On Saturday, the US government may shut down. In essence, the US government runs out of money to pay for all its programmes at midnight 28 April, unless Congress, which controls the purse strings, passes a spending bill.
At first glance, this shouldn't be a difficult proposition. No one wants a government shutdown, especially the Republicans, who control every lever of power. A shutdown would reflect poorly on their ability to govern.
As for president Trump, the consequences of a shutdown could be disastrous — 29 April is his 100th day in office — the new president is already battling fierce headwinds with his approval rating at a historic low of 42 percent.
The optics of the government shutdown coinciding with his 100th day in office could be a body blow to his image. And yet, as of Monday, a government shutdown is looking more and more likely. But let's first look at what that entails.
Lights out? More like lights dimmed
Let's assume that Congress is unable to pass a funding bill or even pass a continuing resolution, which temporarily keeps the lights on and kicks the can of passing a funding bill down the road. What then? The government would not, in fact, completely shut down.
Government employees who provide essential services: social security, medicare and the US post office, would continue to work. However, the government would stop providing to the public all services deemed "non-essential".
According to a report in The Guardian, there are between around 800,000 and 1 million government employees who are categorised as "non-essential". These range from people working in the Environmental Protection Agency, civilian employees in the Department of Defence to scientists working at Nasa. These employees would be furloughed, absent pay.
The real trouble would begin when the government begins to reach closer to the debt limit. This is a fixed amount, also set by Congress, which specifies how much the US government can borrow. Think of it as the limit on your credit card. However, the failure to raise the debt limit is no game. The prospect of a US default is unthinkable: it could send markets around the world crashing and even affect the rating of US bonds. Thankfully, this battle is months away.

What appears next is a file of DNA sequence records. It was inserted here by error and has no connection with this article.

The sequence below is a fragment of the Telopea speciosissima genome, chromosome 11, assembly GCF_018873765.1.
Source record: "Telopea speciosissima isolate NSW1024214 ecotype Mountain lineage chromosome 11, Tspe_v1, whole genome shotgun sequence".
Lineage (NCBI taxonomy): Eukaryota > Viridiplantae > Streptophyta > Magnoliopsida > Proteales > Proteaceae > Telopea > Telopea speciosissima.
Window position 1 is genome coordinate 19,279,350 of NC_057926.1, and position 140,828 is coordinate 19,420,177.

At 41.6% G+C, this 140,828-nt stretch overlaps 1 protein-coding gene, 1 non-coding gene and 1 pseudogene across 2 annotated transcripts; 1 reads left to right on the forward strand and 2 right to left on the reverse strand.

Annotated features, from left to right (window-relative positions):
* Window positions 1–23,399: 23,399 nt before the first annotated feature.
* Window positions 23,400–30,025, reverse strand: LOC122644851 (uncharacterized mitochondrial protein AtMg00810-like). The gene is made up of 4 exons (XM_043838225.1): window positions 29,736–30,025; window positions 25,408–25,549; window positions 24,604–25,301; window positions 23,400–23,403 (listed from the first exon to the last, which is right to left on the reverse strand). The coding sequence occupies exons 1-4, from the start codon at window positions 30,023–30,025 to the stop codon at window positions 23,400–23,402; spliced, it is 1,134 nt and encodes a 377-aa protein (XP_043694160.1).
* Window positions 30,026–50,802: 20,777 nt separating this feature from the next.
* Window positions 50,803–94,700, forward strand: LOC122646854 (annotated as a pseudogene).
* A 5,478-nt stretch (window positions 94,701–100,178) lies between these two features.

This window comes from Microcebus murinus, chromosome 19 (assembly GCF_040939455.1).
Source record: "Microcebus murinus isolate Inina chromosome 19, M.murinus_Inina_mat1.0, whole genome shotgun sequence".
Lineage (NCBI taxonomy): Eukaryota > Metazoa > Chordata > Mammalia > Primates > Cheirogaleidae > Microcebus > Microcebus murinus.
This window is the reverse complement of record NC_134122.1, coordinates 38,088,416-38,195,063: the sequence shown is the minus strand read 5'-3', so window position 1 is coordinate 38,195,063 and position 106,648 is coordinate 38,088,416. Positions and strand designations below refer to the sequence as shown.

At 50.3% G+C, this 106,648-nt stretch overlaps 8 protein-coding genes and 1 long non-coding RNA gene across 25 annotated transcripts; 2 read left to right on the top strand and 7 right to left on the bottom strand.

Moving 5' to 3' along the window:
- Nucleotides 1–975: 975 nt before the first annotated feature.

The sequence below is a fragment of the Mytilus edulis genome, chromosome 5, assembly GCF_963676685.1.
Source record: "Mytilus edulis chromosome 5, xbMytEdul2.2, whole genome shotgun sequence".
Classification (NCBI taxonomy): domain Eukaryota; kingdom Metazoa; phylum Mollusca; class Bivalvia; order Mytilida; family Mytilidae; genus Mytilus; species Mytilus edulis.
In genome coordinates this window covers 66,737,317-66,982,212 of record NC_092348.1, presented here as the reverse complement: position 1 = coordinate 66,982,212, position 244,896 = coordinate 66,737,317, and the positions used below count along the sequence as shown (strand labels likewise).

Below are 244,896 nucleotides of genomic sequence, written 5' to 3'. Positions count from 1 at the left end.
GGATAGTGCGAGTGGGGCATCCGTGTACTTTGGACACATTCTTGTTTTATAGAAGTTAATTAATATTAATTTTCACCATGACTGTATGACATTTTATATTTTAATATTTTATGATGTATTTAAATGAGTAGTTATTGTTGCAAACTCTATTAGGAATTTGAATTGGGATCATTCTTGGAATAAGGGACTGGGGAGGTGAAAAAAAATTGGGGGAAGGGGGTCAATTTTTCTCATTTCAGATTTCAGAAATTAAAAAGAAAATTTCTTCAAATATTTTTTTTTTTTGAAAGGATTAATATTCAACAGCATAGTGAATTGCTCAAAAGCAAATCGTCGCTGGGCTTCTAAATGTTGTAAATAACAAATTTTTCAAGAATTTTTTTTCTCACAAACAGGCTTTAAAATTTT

Why is the government shutdown likely?
The Republicans in Congress are eager to reach an agreement with the Democrats because they can't pass the funding bill through the US House and the Senate themselves. They simply don't have the votes.
However, the White House is causing all sorts of problems. President Trump reportedly wants the funding bill to include a provision to pay for one of the president's signature campaign promises: a border wall with Mexico. Ironically, this would violate Trump's promise that Mexico would pay for the wall. However, the US president still insists that Mexico will "eventually" pay for the wall in "some form or the other".
To get their way, the White House is threatening to withhold Obamacare subsidies to lower income individuals. Paying for the wall is a non-starter for Democrats. Add to that, the White House threat of withholding subsidies has their base enraged. Even if they were inclined to help the president, which they are not, given the president's unpopularity, the Democrats' base won't let them.
What the White House has failed to grasp is that they have absolutely no leverage in this fight and that the fallout from a shutdown would be, politically, much worse for them than the Democrats, who are the opposition. The only way the shutdown can be averted is if the White House stages an orderly retreat and gives in on the demand for funding for the wall.
Has a government shutdown happened before?
On multiple occasions. Most recently, in October 2013, under then president Barack Obama. The reason for the shutdown was a fight over Obamacare. The Republicans, who controlled the House, attempted to defund Obamacare. President Obama and the Democrats, who controlled the Senate, rejected their proposal. No agreement could be reached.
The government shutdown lasted 16 days and ended with a victory for the Democrats after the House and Senate voted to fund the government and extend the debt limit. Only minor changes were made to Obamacare, mandating income verification for those receiving Obamacare subsidies. Obama signed the bill on 17 October, ending the shutdown. While a different president is in office, it seems that history is likely to repeat itself.
Updated Date: Apr 24, 2017 16:57 PM